Olawale Ajimotokan in Abuja
The federal government has directed the National Broadcasting Commission (NBC) to sanction any radio or television station that broadcasts hate speech.
The Minister of Information and Culture, Alhaji Lai Mohammed, issued the directive in Abuja Thursday at the annual lecture series of the NBC and the 25th anniversary of the commission.
The minister said that the directive was part of efforts to stem the growing tide of hate speech in the country.
â€œAs a matter of fact, the challenges facing the NBC have never become more daunting, considering the increasing propensity of some radio and television stations across the country to turn over their platforms to the purveyors of hate speech.
â€œIt is the responsibility of the NBC to put these broadcast stations in check before they set the country on fire.
â€œAs the NBC celebrates what is a milestone in its existence, I urge the commission to redouble its efforts in discharging its mandate.
â€œThe NBC must ensure strict adherence to the broadcasting code, and errant stations must be sanctioned accordingly to serve as a deterrent.
â€œThe nation looks up to the NBC to restore sanity to the broadcast industry. The commission cannot afford to do any less at this critical time. It cannot afford to fail the nation,â€ he said.
He recalled that the Rwandan genocide of 1994, in which at least 800,000 people were killed in 100 days, was fuelled by inflammatory comments by a radio station â€“ Radio Television Livres des Milles Collines (RTLMC).
He charged the NBC not to allow the purveyors of hate speech to lead Nigeria on the path of destruction.
â€œIf you tune into many radio stations, for example, you will be shocked by the things being said, the careless incitement to violence and the level of insensitivity to the multi-religious, multi-ethnic nature of our country.
â€œUnfortunately, even some of the hosts of such radio programmes do little or nothing to stop such incitements.
â€œOftentimes, they are willing collaborators of hate speech campaigners. This must not be allowed to continue because it is detrimental to the unity and well-being of our country,â€ he cautioned.
He said that in spite of efforts of hate campaigners, the Buhari administration had achieved so much despite operating with only 45 per cent of the funds available to the immediate past administration, arising from the fall in oil prices and the failure to save for the rainy day.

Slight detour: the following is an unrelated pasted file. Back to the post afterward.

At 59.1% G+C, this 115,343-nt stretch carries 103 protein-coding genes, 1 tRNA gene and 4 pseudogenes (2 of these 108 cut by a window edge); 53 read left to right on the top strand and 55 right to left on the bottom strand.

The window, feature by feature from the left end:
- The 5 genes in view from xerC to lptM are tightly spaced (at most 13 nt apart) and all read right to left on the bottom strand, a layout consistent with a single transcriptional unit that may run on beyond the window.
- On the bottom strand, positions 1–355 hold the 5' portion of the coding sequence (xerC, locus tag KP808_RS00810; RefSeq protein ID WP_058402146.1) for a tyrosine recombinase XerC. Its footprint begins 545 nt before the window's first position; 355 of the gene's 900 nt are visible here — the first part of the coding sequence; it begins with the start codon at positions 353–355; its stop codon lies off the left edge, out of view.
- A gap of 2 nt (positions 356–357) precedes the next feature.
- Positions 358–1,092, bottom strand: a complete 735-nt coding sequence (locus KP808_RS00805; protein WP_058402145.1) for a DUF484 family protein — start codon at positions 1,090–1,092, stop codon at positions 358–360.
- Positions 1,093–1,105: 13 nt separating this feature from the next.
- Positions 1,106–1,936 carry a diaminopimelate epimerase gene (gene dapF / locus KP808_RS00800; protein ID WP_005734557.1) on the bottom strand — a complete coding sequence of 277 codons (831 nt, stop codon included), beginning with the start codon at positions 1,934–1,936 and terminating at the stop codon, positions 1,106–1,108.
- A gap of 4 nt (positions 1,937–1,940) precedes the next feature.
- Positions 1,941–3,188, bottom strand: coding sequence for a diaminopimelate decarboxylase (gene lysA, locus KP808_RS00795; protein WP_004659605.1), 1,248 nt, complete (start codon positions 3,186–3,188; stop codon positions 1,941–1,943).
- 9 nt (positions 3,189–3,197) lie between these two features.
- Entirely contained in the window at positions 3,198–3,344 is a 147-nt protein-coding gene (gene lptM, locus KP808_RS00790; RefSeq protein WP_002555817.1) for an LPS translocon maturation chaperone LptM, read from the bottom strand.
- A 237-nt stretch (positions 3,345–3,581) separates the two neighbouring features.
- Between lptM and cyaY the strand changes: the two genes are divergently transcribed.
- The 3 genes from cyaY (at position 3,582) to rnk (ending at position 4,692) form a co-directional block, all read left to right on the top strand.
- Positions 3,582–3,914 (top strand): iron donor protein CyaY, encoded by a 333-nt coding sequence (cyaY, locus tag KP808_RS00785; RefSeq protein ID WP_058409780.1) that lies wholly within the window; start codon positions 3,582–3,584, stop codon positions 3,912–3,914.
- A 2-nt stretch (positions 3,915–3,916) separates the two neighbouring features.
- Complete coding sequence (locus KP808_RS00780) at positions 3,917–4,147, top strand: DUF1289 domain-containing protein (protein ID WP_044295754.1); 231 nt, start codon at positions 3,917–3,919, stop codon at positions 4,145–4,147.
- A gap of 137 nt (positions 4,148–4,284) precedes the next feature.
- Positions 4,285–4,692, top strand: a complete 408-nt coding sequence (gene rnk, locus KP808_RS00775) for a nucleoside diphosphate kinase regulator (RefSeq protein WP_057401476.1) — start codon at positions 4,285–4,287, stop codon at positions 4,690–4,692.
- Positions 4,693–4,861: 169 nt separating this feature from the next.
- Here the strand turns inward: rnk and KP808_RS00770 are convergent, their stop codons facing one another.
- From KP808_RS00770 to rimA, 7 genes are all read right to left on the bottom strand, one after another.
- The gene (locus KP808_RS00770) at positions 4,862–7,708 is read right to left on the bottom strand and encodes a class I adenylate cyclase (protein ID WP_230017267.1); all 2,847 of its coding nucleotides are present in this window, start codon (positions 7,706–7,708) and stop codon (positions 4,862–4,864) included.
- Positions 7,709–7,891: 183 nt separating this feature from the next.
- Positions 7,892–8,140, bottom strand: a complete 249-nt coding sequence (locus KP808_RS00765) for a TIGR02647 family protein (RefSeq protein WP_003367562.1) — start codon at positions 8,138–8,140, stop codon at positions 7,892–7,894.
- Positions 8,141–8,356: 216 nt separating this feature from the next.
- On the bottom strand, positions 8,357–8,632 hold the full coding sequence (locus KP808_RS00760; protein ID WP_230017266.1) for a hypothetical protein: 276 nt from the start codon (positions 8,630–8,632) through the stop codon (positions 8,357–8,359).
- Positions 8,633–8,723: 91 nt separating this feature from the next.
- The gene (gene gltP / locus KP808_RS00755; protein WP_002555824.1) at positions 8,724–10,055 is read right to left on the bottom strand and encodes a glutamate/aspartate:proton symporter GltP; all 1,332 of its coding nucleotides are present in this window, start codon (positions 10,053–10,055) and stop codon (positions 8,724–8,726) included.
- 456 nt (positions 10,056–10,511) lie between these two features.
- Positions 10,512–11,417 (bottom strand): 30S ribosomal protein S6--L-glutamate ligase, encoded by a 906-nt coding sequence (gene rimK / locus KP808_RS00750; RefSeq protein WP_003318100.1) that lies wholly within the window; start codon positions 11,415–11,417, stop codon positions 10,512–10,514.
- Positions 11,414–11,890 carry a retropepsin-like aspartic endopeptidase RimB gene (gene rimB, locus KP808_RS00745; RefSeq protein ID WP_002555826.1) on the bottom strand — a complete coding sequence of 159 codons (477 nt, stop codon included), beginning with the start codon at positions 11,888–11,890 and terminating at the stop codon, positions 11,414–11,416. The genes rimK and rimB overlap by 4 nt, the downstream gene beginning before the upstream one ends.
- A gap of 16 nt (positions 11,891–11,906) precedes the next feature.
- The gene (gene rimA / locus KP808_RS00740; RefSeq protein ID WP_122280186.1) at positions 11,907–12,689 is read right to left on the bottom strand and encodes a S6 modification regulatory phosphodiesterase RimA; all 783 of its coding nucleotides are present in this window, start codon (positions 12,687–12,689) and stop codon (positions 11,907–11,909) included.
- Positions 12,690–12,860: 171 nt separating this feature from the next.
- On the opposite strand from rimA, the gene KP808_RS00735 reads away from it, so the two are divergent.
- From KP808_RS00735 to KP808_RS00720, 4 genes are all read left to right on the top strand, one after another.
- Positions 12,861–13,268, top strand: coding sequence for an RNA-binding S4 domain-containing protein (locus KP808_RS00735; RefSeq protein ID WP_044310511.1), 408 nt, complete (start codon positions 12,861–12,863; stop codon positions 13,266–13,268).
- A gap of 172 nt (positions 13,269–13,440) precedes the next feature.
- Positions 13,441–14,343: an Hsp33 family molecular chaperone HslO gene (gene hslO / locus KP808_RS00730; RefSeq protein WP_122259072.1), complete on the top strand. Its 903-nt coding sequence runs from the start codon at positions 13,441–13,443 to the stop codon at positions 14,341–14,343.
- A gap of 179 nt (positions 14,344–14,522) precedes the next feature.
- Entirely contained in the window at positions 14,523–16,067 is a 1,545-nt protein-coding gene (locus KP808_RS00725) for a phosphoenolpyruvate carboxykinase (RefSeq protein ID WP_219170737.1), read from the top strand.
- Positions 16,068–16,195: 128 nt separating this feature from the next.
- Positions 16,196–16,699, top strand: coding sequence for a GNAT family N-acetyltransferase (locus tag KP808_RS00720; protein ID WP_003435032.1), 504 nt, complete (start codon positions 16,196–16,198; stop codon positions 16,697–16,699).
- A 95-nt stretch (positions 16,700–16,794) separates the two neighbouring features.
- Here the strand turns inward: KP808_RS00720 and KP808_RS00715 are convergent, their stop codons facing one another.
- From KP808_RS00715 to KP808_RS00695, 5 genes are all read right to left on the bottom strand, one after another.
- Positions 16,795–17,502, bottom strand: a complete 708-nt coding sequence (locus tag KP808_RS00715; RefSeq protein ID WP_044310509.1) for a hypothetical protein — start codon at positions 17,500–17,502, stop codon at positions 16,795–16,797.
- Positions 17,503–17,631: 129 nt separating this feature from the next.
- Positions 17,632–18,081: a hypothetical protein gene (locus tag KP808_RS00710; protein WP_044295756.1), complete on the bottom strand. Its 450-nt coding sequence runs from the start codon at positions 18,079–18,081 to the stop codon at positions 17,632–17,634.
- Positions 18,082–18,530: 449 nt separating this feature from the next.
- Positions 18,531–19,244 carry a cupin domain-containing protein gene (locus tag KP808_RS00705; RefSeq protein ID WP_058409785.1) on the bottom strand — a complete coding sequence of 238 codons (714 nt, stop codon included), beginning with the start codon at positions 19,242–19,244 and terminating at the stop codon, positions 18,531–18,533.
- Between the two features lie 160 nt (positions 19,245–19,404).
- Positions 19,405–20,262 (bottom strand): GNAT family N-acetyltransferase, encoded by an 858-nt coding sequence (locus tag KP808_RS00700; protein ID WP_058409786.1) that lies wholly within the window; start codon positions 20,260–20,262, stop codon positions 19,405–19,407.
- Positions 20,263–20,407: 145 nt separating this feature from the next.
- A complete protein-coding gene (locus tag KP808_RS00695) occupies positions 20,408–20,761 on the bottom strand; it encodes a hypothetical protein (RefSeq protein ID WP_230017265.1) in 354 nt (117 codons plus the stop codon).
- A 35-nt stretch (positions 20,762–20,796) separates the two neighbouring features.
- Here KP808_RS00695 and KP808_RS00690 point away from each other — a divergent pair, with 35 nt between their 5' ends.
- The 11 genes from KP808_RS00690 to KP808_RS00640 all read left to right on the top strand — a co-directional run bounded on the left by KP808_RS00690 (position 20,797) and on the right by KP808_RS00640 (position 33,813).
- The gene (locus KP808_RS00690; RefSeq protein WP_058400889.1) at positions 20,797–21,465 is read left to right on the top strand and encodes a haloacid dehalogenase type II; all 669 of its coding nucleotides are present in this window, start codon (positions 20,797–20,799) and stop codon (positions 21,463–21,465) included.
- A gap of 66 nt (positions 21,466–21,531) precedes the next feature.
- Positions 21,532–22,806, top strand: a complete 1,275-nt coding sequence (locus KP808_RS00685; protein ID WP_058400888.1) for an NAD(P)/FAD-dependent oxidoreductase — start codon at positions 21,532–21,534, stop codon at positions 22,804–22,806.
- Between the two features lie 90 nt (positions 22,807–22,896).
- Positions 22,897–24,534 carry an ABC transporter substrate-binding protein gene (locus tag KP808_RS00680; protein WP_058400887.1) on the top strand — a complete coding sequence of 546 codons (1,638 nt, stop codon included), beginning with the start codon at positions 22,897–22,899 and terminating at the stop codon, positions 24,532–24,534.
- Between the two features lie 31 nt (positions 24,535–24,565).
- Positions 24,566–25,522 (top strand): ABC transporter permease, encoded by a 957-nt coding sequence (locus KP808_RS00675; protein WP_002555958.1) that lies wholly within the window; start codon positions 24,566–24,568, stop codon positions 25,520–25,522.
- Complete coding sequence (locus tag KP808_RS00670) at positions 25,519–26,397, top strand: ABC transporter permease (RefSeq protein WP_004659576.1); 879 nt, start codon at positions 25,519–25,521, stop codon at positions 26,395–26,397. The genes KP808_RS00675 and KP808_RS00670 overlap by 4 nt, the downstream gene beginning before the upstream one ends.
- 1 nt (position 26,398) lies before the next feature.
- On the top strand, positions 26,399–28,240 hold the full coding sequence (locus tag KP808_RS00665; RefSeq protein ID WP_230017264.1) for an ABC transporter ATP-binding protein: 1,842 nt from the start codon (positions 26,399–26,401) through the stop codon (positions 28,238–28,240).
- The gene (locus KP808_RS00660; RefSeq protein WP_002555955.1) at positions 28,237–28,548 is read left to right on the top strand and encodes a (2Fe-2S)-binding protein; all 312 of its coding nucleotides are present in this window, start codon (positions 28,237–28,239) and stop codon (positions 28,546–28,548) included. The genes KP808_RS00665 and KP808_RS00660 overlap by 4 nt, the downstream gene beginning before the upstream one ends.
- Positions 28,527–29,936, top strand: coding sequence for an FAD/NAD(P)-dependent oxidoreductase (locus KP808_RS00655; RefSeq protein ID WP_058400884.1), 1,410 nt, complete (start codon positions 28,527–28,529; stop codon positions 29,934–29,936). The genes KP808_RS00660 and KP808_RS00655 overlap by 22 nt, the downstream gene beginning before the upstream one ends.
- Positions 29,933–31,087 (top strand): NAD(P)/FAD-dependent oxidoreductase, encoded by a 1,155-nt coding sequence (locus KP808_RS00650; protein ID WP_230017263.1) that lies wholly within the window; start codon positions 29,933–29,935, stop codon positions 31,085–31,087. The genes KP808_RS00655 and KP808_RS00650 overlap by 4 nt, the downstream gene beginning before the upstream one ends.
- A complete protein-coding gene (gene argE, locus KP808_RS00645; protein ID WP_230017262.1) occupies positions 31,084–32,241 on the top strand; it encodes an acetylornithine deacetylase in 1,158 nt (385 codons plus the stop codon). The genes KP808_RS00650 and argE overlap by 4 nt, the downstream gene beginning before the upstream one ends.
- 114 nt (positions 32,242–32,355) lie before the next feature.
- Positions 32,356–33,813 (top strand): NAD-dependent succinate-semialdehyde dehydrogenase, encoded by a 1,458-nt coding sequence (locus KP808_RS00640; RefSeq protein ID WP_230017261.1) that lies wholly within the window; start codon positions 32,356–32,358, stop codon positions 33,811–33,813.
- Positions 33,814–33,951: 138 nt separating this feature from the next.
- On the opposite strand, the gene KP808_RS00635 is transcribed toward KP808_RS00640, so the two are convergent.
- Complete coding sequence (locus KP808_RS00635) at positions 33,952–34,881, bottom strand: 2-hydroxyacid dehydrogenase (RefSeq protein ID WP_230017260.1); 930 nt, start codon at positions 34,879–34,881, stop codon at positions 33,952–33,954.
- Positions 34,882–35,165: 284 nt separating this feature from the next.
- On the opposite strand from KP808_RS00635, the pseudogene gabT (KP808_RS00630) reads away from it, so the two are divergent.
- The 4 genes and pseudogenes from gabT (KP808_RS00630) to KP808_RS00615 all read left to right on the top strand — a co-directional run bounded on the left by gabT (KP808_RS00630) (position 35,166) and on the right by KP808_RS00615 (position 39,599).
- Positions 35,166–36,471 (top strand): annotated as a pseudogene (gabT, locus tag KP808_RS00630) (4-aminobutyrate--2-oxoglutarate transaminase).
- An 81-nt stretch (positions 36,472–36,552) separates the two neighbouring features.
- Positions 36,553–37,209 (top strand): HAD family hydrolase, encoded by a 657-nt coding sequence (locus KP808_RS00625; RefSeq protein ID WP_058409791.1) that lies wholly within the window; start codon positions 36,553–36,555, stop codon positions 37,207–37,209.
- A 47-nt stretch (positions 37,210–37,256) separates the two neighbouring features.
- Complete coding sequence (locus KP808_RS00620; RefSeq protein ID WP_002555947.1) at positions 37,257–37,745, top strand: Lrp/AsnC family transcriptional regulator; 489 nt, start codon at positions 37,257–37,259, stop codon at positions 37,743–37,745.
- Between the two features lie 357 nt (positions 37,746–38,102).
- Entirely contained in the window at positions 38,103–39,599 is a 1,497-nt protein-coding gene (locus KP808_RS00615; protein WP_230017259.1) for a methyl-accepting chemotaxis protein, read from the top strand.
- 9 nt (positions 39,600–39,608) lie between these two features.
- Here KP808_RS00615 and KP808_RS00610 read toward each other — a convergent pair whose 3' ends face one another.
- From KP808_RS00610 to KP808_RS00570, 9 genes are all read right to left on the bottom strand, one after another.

Referring to Venezuela, Mohammed said the South American country, which produces more oil than Nigeria and despite having about one-sixth of the Nigerian population, is today embroiled in the worst economic crisis in its history, with the attendant shortages of food, medicine and hyper-inflation because of the downturn in oil prices.
He said the Buhari administration had brought transparency to governance through the Treasury Single Account (TSA), modified tax system, improved food yields in the agriculture sector in excess of what obtained a year ago, and spending of N1.3 trillion on capital projects in the 2016 budget, the highest in the countryâ€™s history.
â€œDoes anyone remember the scandalous fuel subsidies that failed to deliver fuel to filling stations? What about the fertilizer subsidies that never guaranteed the availability of fertilizer to farmers?
â€œToday, fuel queues are gone with the phantom fuel subsidies. Also, thanks to the resuscitation of 11 of the countryâ€™s moribund fertilizer blending plants, fertilizer is now available to farmers nationwide.
â€œIn fact, 6 million bags of fertilizer have been delivered at 30 per cent below the market price, 50,000 jobs created and the N50 billion saved with the termination of fertilizer subsidies, all because of the revival of those blending plants. Six more are expected to come on stream soon.
â€œThe government is not done: despite the paucity of funds, the federal governmentâ€™s Social Investment Programmes are being implemented. The N-Power Volunteers Corps created 200,000 jobs in the first batch and 300,000 more will follow shortly; the Homegrown School Feeding is spreading from state to state, providing nutritious food for school children and employing thousands of cooks; the Conditional Cash Transfer (CCT) initiative is providing N5,000 monthly to one million vulnerable and poorest Nigerians; while the micro-credit scheme will provide over a million Nigerians with small loans at very low rates through the Bank of Industry,â€ Mohammed said.
He said figures recently released by the National Bureau of Statistics (NBS) had revealed a growth of 95 per cent in capital importation in the second quarter of 2017 over the first quarter, adding that this represented a year-on-year increase of 43.6 per cent over the Q2 figure in 2016.
Speaking earlier, the Director General of NBC, Ishaq Modibbo-Kawu, said the commission was committed to carrying out its statutory mandate of regulating the broadcast industry.
He said the commission would also ensure that the digital switch over in TV broadcasting is achieved to create a national digital economy.
He added that the commission had finished work on the review of the Nigeria Broadcasting Code.
According to him, the code had incorporated three new innovations, comprising the protection of creative jobs in the economy, new regulations on advertising spend for the development of the Nigerian sports industry, and sanctions against hate and dangerous speech.
The pioneer director general of the commission, Chief Tom Adaba, expressed satisfaction that the commission, which came into being 25 years ago with no guiding template, had become a reference point in broadcasting regulation in Africa.